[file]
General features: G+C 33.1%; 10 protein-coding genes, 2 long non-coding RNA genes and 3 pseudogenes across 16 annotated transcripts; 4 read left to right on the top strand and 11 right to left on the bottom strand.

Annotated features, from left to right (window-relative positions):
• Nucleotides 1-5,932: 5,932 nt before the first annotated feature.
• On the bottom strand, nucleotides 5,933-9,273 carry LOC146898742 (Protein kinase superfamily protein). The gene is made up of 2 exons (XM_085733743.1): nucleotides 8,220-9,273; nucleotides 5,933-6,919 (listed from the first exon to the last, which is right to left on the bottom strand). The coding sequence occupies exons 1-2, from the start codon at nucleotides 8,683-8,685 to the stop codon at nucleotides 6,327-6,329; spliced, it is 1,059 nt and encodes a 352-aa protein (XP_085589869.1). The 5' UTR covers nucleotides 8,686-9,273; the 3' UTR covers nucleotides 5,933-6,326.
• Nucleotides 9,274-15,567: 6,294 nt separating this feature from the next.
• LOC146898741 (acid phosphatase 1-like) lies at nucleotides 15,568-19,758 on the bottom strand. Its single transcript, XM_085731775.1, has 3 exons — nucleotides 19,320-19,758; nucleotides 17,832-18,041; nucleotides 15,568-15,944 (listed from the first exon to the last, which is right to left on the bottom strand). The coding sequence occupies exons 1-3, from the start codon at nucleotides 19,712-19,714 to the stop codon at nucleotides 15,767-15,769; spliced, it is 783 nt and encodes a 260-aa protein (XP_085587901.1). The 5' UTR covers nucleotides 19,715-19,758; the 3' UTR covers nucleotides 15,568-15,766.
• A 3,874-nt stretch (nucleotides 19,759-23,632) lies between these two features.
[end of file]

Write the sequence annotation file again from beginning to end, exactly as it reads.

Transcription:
General features: G+C 33.1%; 10 protein-coding genes, 2 long non-coding RNA genes and 3 pseudogenes across 16 annotated transcripts; 4 read left to right on the top strand and 11 right to left on the bottom strand.

Annotated features, from left to right (window-relative positions):
• Nucleotides 1-5,932: 5,932 nt before the first annotated feature.
• On the bottom strand, nucleotides 5,933-9,273 carry LOC146898742 (Protein kinase superfamily protein). The gene is made up of 2 exons (XM_085733743.1): nucleotides 8,220-9,273; nucleotides 5,933-6,919 (listed from the first exon to the last, which is right to left on the bottom strand). The coding sequence occupies exons 1-2, from the start codon at nucleotides 8,683-8,685 to the stop codon at nucleotides 6,327-6,329; spliced, it is 1,059 nt and encodes a 352-aa protein (XP_085589869.1). The 5' UTR covers nucleotides 8,686-9,273; the 3' UTR covers nucleotides 5,933-6,326.
• Nucleotides 9,274-15,567: 6,294 nt separating this feature from the next.
• LOC146898741 (acid phosphatase 1-like) lies at nucleotides 15,568-19,758 on the bottom strand. Its single transcript, XM_085731775.1, has 3 exons — nucleotides 19,320-19,758; nucleotides 17,832-18,041; nucleotides 15,568-15,944 (listed from the first exon to the last, which is right to left on the bottom strand). The coding sequence occupies exons 1-3, from the start codon at nucleotides 19,712-19,714 to the stop codon at nucleotides 15,767-15,769; spliced, it is 783 nt and encodes a 260-aa protein (XP_085587901.1). The 5' UTR covers nucleotides 19,715-19,758; the 3' UTR covers nucleotides 15,568-15,766.
• A 3,874-nt stretch (nucleotides 19,759-23,632) lies between these two features.